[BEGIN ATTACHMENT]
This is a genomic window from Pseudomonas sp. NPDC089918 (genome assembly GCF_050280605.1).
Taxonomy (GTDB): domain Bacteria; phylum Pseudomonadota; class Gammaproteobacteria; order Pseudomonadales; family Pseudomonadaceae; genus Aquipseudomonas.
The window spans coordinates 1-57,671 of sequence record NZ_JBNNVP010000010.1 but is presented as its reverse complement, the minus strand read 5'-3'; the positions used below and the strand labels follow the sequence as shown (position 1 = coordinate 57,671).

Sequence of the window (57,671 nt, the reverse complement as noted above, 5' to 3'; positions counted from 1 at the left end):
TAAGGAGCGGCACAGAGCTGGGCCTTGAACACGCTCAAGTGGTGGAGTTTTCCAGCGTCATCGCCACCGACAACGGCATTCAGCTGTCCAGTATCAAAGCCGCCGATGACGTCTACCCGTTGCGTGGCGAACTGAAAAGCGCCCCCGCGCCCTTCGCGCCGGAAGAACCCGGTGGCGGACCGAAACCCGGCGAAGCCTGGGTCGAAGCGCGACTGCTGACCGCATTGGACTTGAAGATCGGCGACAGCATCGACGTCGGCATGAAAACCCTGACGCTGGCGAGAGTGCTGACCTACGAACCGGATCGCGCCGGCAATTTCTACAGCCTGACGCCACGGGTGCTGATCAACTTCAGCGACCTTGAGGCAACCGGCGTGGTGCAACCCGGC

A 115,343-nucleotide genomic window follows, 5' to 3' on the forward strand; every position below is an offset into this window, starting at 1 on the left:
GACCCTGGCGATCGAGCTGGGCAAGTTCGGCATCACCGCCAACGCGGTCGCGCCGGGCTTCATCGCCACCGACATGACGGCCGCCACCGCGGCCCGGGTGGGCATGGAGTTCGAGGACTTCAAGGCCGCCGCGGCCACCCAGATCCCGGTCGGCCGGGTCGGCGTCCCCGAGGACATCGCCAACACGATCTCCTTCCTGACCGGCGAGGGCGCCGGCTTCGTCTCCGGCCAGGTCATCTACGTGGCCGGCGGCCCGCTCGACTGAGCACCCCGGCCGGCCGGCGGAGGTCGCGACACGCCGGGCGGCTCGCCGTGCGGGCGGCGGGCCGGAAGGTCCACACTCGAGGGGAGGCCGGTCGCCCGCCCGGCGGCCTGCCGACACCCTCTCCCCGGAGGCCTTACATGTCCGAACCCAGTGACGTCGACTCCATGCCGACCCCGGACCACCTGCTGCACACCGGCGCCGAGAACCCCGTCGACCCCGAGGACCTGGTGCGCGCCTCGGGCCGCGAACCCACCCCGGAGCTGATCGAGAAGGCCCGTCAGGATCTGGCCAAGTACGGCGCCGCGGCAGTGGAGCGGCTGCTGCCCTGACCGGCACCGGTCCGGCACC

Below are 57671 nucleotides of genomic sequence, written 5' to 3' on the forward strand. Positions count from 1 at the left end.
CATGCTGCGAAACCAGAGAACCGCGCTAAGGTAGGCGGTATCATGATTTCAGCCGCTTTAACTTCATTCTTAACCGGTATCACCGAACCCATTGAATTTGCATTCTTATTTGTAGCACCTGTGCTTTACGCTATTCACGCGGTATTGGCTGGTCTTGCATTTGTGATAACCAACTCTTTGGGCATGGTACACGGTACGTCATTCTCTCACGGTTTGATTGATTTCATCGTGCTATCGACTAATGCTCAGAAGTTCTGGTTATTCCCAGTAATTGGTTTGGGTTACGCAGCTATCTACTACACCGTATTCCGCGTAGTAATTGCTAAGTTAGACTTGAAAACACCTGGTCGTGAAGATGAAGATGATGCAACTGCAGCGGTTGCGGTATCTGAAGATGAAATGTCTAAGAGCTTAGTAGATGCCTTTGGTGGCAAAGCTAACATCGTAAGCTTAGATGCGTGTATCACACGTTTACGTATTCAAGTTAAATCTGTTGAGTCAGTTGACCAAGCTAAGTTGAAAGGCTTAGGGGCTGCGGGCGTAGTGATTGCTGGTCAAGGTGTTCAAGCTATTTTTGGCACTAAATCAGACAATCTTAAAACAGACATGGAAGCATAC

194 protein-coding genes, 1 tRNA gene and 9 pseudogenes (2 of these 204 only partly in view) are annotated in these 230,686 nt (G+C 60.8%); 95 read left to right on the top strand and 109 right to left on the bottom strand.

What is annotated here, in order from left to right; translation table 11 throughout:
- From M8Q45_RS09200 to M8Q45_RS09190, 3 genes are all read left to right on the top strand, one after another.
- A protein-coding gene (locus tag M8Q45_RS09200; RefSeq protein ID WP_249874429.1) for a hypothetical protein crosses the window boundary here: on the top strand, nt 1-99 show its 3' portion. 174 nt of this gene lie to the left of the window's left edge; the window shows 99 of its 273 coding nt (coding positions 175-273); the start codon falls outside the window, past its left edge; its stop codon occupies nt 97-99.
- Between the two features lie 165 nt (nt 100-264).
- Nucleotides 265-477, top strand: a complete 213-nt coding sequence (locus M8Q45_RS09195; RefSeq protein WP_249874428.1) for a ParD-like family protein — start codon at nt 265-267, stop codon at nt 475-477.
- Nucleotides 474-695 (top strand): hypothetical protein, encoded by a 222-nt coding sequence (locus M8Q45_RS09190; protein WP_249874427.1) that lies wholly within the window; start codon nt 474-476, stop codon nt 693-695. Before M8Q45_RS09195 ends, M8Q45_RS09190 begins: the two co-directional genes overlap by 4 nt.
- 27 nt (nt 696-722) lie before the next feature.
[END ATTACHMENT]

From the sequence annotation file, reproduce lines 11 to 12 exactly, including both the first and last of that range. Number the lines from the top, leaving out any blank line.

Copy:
What is annotated here, in order from left to right; translation table 11 throughout:
- From M8Q45_RS09200 to M8Q45_RS09190, 3 genes are all read left to right on the top strand, one after another.